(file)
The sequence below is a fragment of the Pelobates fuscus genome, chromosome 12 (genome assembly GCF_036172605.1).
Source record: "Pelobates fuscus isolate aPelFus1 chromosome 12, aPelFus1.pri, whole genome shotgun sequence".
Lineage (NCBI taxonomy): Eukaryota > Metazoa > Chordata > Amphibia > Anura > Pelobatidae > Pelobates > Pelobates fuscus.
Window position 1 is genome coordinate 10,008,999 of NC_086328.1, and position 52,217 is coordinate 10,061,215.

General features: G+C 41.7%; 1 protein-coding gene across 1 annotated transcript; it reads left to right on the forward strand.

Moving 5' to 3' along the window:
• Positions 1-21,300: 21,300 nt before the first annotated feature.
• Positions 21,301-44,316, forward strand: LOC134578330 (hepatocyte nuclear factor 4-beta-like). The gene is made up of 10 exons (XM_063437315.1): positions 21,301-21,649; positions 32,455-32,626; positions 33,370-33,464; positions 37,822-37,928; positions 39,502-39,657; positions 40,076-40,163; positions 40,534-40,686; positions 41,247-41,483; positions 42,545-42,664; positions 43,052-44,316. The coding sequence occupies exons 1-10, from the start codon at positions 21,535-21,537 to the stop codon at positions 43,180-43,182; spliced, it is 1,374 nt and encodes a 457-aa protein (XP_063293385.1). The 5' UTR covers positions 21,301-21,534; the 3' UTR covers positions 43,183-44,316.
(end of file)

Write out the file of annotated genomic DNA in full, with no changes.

The sequence below is a fragment of the Pelobates fuscus genome, chromosome 12 (genome assembly GCF_036172605.1).
Source record: "Pelobates fuscus isolate aPelFus1 chromosome 12, aPelFus1.pri, whole genome shotgun sequence".
Lineage (NCBI taxonomy): Eukaryota > Metazoa > Chordata > Amphibia > Anura > Pelobatidae > Pelobates > Pelobates fuscus.
Window position 1 is genome coordinate 10,008,999 of NC_086328.1, and position 52,217 is coordinate 10,061,215.

General features: G+C 41.7%; 1 protein-coding gene across 1 annotated transcript; it reads left to right on the forward strand.

Moving 5' to 3' along the window:
• Positions 1-21,300: 21,300 nt before the first annotated feature.
• Positions 21,301-44,316, forward strand: LOC134578330 (hepatocyte nuclear factor 4-beta-like). The gene is made up of 10 exons (XM_063437315.1): positions 21,301-21,649; positions 32,455-32,626; positions 33,370-33,464; positions 37,822-37,928; positions 39,502-39,657; positions 40,076-40,163; positions 40,534-40,686; positions 41,247-41,483; positions 42,545-42,664; positions 43,052-44,316. The coding sequence occupies exons 1-10, from the start codon at positions 21,535-21,537 to the stop codon at positions 43,180-43,182; spliced, it is 1,374 nt and encodes a 457-aa protein (XP_063293385.1). The 5' UTR covers positions 21,301-21,534; the 3' UTR covers positions 43,183-44,316.